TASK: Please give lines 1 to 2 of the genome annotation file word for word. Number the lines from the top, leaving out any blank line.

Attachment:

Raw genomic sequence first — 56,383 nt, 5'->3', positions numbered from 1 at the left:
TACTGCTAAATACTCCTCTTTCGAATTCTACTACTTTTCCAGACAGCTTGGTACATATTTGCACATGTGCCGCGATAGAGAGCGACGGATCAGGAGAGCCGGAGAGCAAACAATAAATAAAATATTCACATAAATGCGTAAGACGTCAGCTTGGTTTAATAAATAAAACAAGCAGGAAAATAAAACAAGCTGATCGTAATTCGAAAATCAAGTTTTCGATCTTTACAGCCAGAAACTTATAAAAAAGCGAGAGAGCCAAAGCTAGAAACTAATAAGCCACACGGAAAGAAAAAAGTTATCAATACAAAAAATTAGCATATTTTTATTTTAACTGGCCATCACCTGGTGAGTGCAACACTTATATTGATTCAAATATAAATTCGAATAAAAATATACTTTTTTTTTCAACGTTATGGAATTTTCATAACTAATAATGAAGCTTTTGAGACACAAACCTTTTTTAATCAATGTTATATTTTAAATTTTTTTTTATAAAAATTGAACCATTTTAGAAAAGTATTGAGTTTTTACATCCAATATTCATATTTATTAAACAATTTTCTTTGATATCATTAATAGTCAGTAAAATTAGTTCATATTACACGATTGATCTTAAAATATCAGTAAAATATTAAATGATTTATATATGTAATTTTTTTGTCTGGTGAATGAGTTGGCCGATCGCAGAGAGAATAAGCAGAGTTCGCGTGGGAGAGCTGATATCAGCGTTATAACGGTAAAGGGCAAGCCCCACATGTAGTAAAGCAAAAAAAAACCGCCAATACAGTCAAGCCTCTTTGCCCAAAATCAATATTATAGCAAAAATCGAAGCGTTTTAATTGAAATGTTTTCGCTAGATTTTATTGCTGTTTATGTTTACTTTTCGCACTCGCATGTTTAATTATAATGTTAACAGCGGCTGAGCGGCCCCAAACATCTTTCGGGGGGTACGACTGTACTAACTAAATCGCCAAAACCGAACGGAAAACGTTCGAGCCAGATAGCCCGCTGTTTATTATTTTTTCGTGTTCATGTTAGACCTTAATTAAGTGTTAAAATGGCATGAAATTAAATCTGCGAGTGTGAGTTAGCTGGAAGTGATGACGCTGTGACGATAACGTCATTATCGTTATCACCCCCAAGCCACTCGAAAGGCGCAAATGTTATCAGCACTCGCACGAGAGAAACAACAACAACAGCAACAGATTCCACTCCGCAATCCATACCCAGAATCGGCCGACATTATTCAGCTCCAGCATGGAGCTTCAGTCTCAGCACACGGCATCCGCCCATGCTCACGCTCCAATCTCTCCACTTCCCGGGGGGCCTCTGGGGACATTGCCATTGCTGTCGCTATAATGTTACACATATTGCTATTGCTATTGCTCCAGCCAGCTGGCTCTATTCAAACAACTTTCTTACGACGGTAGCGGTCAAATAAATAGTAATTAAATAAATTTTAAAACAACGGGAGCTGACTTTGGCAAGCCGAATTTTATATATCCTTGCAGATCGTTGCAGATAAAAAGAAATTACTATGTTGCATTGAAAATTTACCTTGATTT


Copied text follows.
Raw genomic sequence first — 56,383 nt, 5'->3', positions numbered from 1 at the left:
TACTGCTAAATACTCCTCTTTCGAATTCTACTACTTTTCCAGACAGCTTGGTACATATTTGCACATGTGCCGCGATAGAGAGCGACGGATCAGGAGAGCCGGAGAGCAAACAATAAATAAAATATTCACATAAATGCGTAAGACGTCAGCTTGGTTTAATAAATAAAACAAGCAGGAAAATAAAACAAGCTGATCGTAATTCGAAAATCAAGTTTTCGATCTTTACAGCCAGAAACTTATAAAAAAGCGAGAGAGCCAAAGCTAGAAACTAATAAGCCACACGGAAAGAAAAAAGTTATCAATACAAAAAATTAGCATATTTTTATTTTAACTGGCCATCACCTGGTGAGTGCAACACTTATATTGATTCAAATATAAATTCGAATAAAAATATACTTTTTTTTTCAACGTTATGGAATTTTCATAACTAATAATGAAGCTTTTGAGACACAAACCTTTTTTAATCAATGTTATATTTTAAATTTTTTTTTATAAAAATTGAACCATTTTAGAAAAGTATTGAGTTTTTACATCCAATATTCATATTTATTAAACAATTTTCTTTGATATCATTAATAGTCAGTAAAATTAGTTCATATTACACGATTGATCTTAAAATATCAGTAAAATATTAAATGATTTATATATGTAATTTTTTTGTCTGGTGAATGAGTTGGCCGATCGCAGAGAGAATAAGCAGAGTTCGCGTGGGAGAGCTGATATCAGCGTTATAACGGTAAAGGGCAAGCCCCACATGTAGTAAAGCAAAAAAAAACCGCCAATACAGTCAAGCCTCTTTGCCCAAAATCAATATTATAGCAAAAATCGAAGCGTTTTAATTGAAATGTTTTCGCTAGATTTTATTGCTGTTTATGTTTACTTTTCGCACTCGCATGTTTAATTATAATGTTAACAGCGGCTGAGCGGCCCCAAACATCTTTCGGGGGGTACGACTGTACTAACTAAATCGCCAAAACCGAACGGAAAACGTTCGAGCCAGATAGCCCGCTGTTTATTATTTTTTCGTGTTCATGTTAGACCTTAATTAAGTGTTAAAATGGCATGAAATTAAATCTGCGAGTGTGAGTTAGCTGGAAGTGATGACGCTGTGACGATAACGTCATTATCGTTATCACCCCCAAGCCACTCGAAAGGCGCAAATGTTATCAGCACTCGCACGAGAGAAACAACAACAACAGCAACAGATTCCACTCCGCAATCCATACCCAGAATCGGCCGACATTATTCAGCTCCAGCATGGAGCTTCAGTCTCAGCACACGGCATCCGCCCATGCTCACGCTCCAATCTCTCCACTTCCCGGGGGGCCTCTGGGGACATTGCCATTGCTGTCGCTATAATGTTACACATATTGCTATTGCTATTGCTCCAGCCAGCTGGCTCTATTCAAACAACTTTCTTACGACGGTAGCGGTCAAATAAATAGTAATTAAATAAATTTTAAAACAACGGGAGCTGACTTTGGCAAGCCGAATTTTATATATCCTTGCAGATCGTTGCAGATAAAAAGAAATTACTATGTTGCATTGAAAATTTACCTTGATTT